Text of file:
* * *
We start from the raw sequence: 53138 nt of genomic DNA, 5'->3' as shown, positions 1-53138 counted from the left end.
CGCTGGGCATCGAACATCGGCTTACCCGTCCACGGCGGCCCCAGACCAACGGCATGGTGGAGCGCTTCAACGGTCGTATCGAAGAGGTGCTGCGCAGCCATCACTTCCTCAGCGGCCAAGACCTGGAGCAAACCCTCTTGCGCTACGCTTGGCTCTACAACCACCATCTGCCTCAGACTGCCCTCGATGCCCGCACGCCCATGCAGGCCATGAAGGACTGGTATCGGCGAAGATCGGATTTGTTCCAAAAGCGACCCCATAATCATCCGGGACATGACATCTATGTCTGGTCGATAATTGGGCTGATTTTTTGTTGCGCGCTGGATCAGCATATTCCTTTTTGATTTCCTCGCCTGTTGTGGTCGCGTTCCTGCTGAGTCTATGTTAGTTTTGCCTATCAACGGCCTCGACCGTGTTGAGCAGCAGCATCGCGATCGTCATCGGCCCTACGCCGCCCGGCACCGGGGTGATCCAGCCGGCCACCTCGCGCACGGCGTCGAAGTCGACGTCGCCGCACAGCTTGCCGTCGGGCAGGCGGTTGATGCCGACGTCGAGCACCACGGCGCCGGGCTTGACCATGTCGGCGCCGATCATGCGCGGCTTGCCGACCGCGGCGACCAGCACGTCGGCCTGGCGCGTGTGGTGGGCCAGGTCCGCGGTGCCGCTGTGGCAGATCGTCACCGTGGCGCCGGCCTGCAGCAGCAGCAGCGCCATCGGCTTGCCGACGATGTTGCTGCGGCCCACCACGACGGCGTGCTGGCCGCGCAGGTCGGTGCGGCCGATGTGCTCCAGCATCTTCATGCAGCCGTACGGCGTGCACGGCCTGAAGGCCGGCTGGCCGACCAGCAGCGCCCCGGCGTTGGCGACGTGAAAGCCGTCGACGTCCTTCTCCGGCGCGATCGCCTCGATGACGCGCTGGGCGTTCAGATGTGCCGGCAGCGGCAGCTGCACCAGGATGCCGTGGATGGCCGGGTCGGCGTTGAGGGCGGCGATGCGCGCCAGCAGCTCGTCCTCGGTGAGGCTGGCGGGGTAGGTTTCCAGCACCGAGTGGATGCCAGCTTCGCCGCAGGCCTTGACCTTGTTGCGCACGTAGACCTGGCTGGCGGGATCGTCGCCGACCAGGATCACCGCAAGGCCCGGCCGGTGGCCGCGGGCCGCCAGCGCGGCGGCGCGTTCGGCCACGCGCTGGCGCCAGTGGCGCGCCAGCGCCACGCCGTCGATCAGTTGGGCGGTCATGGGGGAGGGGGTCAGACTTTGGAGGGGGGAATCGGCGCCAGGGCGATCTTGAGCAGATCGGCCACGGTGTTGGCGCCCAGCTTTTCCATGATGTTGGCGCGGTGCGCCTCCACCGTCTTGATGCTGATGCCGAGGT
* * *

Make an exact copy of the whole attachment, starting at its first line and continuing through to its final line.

We start from the raw sequence: 53138 nt of genomic DNA, 5'->3' as shown, positions 1-53138 counted from the left end.
CGCTGGGCATCGAACATCGGCTTACCCGTCCACGGCGGCCCCAGACCAACGGCATGGTGGAGCGCTTCAACGGTCGTATCGAAGAGGTGCTGCGCAGCCATCACTTCCTCAGCGGCCAAGACCTGGAGCAAACCCTCTTGCGCTACGCTTGGCTCTACAACCACCATCTGCCTCAGACTGCCCTCGATGCCCGCACGCCCATGCAGGCCATGAAGGACTGGTATCGGCGAAGATCGGATTTGTTCCAAAAGCGACCCCATAATCATCCGGGACATGACATCTATGTCTGGTCGATAATTGGGCTGATTTTTTGTTGCGCGCTGGATCAGCATATTCCTTTTTGATTTCCTCGCCTGTTGTGGTCGCGTTCCTGCTGAGTCTATGTTAGTTTTGCCTATCAACGGCCTCGACCGTGTTGAGCAGCAGCATCGCGATCGTCATCGGCCCTACGCCGCCCGGCACCGGGGTGATCCAGCCGGCCACCTCGCGCACGGCGTCGAAGTCGACGTCGCCGCACAGCTTGCCGTCGGGCAGGCGGTTGATGCCGACGTCGAGCACCACGGCGCCGGGCTTGACCATGTCGGCGCCGATCATGCGCGGCTTGCCGACCGCGGCGACCAGCACGTCGGCCTGGCGCGTGTGGTGGGCCAGGTCCGCGGTGCCGCTGTGGCAGATCGTCACCGTGGCGCCGGCCTGCAGCAGCAGCAGCGCCATCGGCTTGCCGACGATGTTGCTGCGGCCCACCACGACGGCGTGCTGGCCGCGCAGGTCGGTGCGGCCGATGTGCTCCAGCATCTTCATGCAGCCGTACGGCGTGCACGGCCTGAAGGCCGGCTGGCCGACCAGCAGCGCCCCGGCGTTGGCGACGTGAAAGCCGTCGACGTCCTTCTCCGGCGCGATCGCCTCGATGACGCGCTGGGCGTTCAGATGTGCCGGCAGCGGCAGCTGCACCAGGATGCCGTGGATGGCCGGGTCGGCGTTGAGGGCGGCGATGCGCGCCAGCAGCTCGTCCTCGGTGAGGCTGGCGGGGTAGGTTTCCAGCACCGAGTGGATGCCAGCTTCGCCGCAGGCCTTGACCTTGTTGCGCACGTAGACCTGGCTGGCGGGATCGTCGCCGACCAGGATCACCGCAAGGCCCGGCCGGTGGCCGCGGGCCGCCAGCGCGGCGGCGCGTTCGGCCACGCGCTGGCGCCAGTGGCGCGCCAGCGCCACGCCGTCGATCAGTTGGGCGGTCATGGGGGAGGGGGTCAGACTTTGGAGGGGGGAATCGGCGCCAGGGCGATCTTGAGCAGATCGGCCACGGTGTTGGCGCCCAGCTTTTCCATGATGTTGGCGCGGTGCGCCTCCACCGTCTTGATGCTGATGCCGAGGT